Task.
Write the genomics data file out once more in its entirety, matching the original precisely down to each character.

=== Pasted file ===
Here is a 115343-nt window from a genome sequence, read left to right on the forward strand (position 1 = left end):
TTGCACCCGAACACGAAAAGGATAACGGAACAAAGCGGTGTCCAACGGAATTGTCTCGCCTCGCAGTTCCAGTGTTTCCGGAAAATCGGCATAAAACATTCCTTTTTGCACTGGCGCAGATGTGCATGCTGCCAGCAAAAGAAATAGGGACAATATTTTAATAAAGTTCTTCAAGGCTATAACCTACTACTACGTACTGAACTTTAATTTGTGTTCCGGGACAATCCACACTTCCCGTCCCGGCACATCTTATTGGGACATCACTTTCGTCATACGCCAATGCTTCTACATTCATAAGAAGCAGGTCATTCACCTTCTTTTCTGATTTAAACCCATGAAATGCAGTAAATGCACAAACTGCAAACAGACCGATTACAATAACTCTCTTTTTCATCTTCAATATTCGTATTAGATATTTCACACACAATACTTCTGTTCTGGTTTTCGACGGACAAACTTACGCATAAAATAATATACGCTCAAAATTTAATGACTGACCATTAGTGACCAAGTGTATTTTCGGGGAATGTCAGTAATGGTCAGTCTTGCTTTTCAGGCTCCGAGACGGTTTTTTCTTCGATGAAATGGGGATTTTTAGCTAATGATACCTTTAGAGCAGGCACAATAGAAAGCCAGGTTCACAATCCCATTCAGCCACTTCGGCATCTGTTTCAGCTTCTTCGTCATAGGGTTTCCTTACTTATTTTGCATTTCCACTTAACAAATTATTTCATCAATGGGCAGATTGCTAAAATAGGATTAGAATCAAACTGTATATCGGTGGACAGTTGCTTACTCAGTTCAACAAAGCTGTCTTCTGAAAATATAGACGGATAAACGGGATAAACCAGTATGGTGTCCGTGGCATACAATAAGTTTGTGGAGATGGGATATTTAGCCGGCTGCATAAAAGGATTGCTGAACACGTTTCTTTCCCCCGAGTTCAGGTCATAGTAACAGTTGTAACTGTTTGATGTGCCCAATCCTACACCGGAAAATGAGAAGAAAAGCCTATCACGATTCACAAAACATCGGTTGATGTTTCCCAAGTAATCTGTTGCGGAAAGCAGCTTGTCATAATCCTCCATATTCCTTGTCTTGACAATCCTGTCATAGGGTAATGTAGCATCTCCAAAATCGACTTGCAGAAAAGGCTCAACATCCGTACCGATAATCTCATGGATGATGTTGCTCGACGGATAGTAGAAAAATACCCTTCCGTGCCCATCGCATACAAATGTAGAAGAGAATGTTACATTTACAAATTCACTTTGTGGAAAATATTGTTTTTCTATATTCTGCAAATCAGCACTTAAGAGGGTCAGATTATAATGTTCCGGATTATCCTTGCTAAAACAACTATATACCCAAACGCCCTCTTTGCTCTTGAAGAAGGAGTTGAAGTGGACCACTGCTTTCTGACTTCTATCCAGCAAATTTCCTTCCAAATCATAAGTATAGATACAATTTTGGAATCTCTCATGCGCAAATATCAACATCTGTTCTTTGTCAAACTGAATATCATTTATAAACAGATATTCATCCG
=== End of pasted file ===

Here is a 115343-nt window from a genome sequence, read left to right on the forward strand (position 1 = left end):
TTGCACCCGAACACGAAAAGGATAACGGAACAAAGCGGTGTCCAACGGAATTGTCTCGCCTCGCAGTTCCAGTGTTTCCGGAAAATCGGCATAAAACATTCCTTTTTGCACTGGCGCAGATGTGCATGCTGCCAGCAAAAGAAATAGGGACAATATTTTAATAAAGTTCTTCAAGGCTATAACCTACTACTACGTACTGAACTTTAATTTGTGTTCCGGGACAATCCACACTTCCCGTCCCGGCACATCTTATTGGGACATCACTTTCGTCATACGCCAATGCTTCTACATTCATAAGAAGCAGGTCATTCACCTTCTTTTCTGATTTAAACCCATGAAATGCAGTAAATGCACAAACTGCAAACAGACCGATTACAATAACTCTCTTTTTCATCTTCAATATTCGTATTAGATATTTCACACACAATACTTCTGTTCTGGTTTTCGACGGACAAACTTACGCATAAAATAATATACGCTCAAAATTTAATGACTGACCATTAGTGACCAAGTGTATTTTCGGGGAATGTCAGTAATGGTCAGTCTTGCTTTTCAGGCTCCGAGACGGTTTTTTCTTCGATGAAATGGGGATTTTTAGCTAATGATACCTTTAGAGCAGGCACAATAGAAAGCCAGGTTCACAATCCCATTCAGCCACTTCGGCATCTGTTTCAGCTTCTTCGTCATAGGGTTTCCTTACTTATTTTGCATTTCCACTTAACAAATTATTTCATCAATGGGCAGATTGCTAAAATAGGATTAGAATCAAACTGTATATCGGTGGACAGTTGCTTACTCAGTTCAACAAAGCTGTCTTCTGAAAATATAGACGGATAAACGGGATAAACCAGTATGGTGTCCGTGGCATACAATAAGTTTGTGGAGATGGGATATTTAGCCGGCTGCATAAAAGGATTGCTGAACACGTTTCTTTCCCCCGAGTTCAGGTCATAGTAACAGTTGTAACTGTTTGATGTGCCCAATCCTACACCGGAAAATGAGAAGAAAAGCCTATCACGATTCACAAAACATCGGTTGATGTTTCCCAAGTAATCTGTTGCGGAAAGCAGCTTGTCATAATCCTCCATATTCCTTGTCTTGACAATCCTGTCATAGGGTAATGTAGCATCTCCAAAATCGACTTGCAGAAAAGGCTCAACATCCGTACCGATAATCTCATGGATGATGTTGCTCGACGGATAGTAGAAAAATACCCTTCCGTGCCCATCGCATACAAATGTAGAAGAGAATGTTACATTTACAAATTCACTTTGTGGAAAATATTGTTTTTCTATATTCTGCAAATCAGCACTTAAGAGGGTCAGATTATAATGTTCCGGATTATCCTTGCTAAAACAACTATATACCCAAACGCCCTCTTTGCTCTTGAAGAAGGAGTTGAAGTGGACCACTGCTTTCTGACTTCTATCCAGCAAATTTCCTTCCAAATCATAAGTATAGATACAATTTTGGAATCTCTCATGCGCAAATATCAACATCTGTTCTTTGTCAAACTGAATATCATTTATAAACAGATATTCATCCG